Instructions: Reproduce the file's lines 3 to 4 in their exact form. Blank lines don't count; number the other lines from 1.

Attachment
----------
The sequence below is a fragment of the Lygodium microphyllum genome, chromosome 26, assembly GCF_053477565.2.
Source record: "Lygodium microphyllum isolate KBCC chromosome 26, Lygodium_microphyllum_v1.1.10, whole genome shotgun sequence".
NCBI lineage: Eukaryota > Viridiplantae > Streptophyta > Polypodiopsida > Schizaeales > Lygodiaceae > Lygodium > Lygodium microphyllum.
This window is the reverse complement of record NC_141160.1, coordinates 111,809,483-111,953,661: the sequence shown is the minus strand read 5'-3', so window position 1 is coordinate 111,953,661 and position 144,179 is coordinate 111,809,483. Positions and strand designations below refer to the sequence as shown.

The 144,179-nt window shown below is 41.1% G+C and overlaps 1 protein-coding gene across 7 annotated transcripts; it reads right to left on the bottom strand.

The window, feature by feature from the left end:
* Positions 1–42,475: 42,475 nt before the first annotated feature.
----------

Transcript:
NCBI lineage: Eukaryota > Viridiplantae > Streptophyta > Polypodiopsida > Schizaeales > Lygodiaceae > Lygodium > Lygodium microphyllum.
This window is the reverse complement of record NC_141160.1, coordinates 111,809,483-111,953,661: the sequence shown is the minus strand read 5'-3', so window position 1 is coordinate 111,953,661 and position 144,179 is coordinate 111,809,483. Positions and strand designations below refer to the sequence as shown.